Archaic Greek Statues and Their Smirky Smiles

Say Cheese!

The smiling face of a kore from a statue, circa 530 B.C. DEA/G. DAGLI ORTI/Getty Images

If you’re a pretty young female (kore) or male (kourous) statue in ancient Greece, what’s your face going to look like? It’s sure to be bedecked by a smile, figured artists in the archaic period – a.k.a. pre-Classical Greece at the start of the seventh century B.C. to 480 B.C. Although the korai all depict young folks, whether epitomized or realistic, they vary greatly in physical appearance, perhaps indicating they represented individual people, rather than idealistic views of women.

From votive offerings to funeral monuments, from Athens to Ephesus, they all had that tiny grin on their faces, dubbed the “archaic smile” by scholars. But why are all of these young people smiling? Surely life in Greece wasn’t that perfect all the time.

I Go Ahead and Smile

Academic explanation of the smile varies. Perhaps it shows the behavior of an idealized woman.  an ideal woman’s behavior. The slight smile indicates appropriately restrained contentment, not unladylike and exuberant joy. Or maybe it supposes women in Athens were content much of the time – or should have been. In a time in which figures were becoming increasingly naturalistic, it only makes sense that artists also showed facial expressions. Perhaps the smile, which emphasized prominent cheekbones, showed off the feature the Greeks considered particularly attractive. Or it was a natural result, a “technical difficulty” caused by carving in stone or wood!


Another option is that, as Jeffrey Hurwit suggests, the blank smile is not “a sign not of joy or happiness, but of transcendence.” The smile puts the kore or kourous at a distance from us mere mortals, one that “that deflects any attempt to search for emotion or thought behind the surface of the face.”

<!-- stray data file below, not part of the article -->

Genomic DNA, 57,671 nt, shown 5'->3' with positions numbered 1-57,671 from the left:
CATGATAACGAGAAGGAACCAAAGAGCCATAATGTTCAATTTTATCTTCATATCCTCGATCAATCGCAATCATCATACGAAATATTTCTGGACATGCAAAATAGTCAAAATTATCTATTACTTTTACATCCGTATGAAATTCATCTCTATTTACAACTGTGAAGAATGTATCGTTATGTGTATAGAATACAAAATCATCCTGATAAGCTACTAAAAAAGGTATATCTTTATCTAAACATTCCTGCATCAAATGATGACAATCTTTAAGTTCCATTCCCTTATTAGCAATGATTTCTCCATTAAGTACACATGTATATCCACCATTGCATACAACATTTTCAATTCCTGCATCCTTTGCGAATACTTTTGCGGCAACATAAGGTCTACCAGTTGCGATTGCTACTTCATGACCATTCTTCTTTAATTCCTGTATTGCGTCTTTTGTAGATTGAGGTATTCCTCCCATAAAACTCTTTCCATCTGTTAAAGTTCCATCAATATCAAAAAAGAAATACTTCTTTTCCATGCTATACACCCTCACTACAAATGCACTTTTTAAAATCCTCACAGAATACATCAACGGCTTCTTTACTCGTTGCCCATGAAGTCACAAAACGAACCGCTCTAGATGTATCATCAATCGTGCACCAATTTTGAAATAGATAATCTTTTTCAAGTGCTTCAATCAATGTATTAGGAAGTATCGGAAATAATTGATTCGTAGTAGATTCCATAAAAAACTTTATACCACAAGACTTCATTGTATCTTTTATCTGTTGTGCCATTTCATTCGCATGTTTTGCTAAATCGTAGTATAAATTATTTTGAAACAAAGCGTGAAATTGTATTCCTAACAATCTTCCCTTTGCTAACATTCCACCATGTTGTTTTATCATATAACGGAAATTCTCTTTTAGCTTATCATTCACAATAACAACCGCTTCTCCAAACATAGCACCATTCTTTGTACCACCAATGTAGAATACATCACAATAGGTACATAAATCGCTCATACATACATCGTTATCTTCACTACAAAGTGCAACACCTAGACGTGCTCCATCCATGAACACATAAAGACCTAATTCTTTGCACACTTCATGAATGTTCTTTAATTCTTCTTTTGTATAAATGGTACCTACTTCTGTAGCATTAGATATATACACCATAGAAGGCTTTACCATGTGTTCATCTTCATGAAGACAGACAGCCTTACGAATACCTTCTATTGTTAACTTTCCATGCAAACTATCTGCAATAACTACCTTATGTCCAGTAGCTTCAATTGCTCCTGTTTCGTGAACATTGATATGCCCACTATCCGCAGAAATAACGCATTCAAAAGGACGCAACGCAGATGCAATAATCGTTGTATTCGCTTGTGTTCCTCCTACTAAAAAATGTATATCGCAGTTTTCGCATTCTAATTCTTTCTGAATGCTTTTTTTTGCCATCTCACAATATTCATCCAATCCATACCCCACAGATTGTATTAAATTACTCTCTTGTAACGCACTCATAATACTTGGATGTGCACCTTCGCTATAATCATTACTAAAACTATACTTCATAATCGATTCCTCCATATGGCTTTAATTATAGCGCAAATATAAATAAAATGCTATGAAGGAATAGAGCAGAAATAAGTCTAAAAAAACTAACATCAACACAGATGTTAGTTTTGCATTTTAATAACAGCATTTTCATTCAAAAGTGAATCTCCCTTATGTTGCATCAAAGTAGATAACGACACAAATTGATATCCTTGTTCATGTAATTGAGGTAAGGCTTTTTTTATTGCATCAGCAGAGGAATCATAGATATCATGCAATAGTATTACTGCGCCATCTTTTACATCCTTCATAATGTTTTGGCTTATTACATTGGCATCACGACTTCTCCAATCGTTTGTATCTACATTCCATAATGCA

Maybe the smile came about as a natural extension of Greek artists exploring the possibilities of human facial expressions as depicted in their work. Some have theorized that the smile serves as a sign of the statue’s metaphorical ability to speak, just as its striding position indicates motion. 

The Ori-Grins

Maybe looking at the origins of this smile can help us understand its origins. Some scholars trace it to the early seventh century B.C. sculpture in the Daedalic style.  That type of sculpture bears the name of the famous Cretan inventor Daedalus, and it contains “Eastern influences." The archaic smile does demonstrate noticeable similarities to a style from the Egyptian Saite period (664-525 B.C.), roughly contemporary to the archaic period  - and there were smiling pharaohs from even earlier. Kouroi and Saite statues even have similar measurements. How did an Egyptian expression make its way to Greece? Well, trade and contact between these two regions was very well-established by the first millennium B.C.

Others have identified the foundations of the archaic smile from elsewhere in the ancient Near East – in Assyria, to be precise. A series of ivories from Kalhu, a.k.a. Nimrud, demonstrates the same hint of a smirk.

Again, contract between these two areas had existed for millennia, so the artistic style theoretically could have originated in either space. Traders may have brought over wares from one place – statues bearing that little smile – and inspired local artists to copy the design.

The archaic smile didn’t stop in Greece. It spread to pre-Roman Italy, where the Greeks founded many colonies. The Etruscans used the mini-grin on their statues. Perhaps the expression was just too infectious!